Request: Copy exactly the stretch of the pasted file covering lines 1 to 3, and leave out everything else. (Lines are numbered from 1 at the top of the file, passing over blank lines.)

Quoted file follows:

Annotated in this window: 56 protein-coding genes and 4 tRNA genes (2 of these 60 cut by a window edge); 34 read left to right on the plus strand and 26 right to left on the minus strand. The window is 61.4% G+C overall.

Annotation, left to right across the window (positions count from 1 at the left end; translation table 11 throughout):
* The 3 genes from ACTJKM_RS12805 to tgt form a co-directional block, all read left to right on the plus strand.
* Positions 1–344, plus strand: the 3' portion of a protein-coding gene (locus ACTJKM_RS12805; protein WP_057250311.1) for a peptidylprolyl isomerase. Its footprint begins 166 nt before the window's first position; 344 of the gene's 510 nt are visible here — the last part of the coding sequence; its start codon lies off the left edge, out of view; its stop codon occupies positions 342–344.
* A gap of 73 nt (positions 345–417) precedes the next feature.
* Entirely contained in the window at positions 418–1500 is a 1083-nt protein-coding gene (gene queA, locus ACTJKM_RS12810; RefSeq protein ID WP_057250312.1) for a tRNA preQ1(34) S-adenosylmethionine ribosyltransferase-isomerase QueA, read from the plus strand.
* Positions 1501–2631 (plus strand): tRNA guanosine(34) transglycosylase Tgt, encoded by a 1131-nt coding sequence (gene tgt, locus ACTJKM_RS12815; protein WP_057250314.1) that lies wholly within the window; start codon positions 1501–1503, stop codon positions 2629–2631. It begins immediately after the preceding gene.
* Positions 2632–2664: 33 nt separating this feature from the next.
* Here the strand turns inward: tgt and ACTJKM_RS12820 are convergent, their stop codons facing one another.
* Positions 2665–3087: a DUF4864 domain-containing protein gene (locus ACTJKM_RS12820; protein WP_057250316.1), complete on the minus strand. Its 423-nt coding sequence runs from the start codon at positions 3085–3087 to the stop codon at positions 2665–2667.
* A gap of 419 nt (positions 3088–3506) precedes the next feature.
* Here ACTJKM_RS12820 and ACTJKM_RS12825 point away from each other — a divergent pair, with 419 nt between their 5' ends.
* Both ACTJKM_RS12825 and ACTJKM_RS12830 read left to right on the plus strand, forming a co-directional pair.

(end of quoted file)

Annotated in this window: 56 protein-coding genes and 4 tRNA genes (2 of these 60 cut by a window edge); 34 read left to right on the plus strand and 26 right to left on the minus strand. The window is 61.4% G+C overall.

Annotation, left to right across the window (positions count from 1 at the left end; translation table 11 throughout):
* The 3 genes from ACTJKM_RS12805 to tgt form a co-directional block, all read left to right on the plus strand.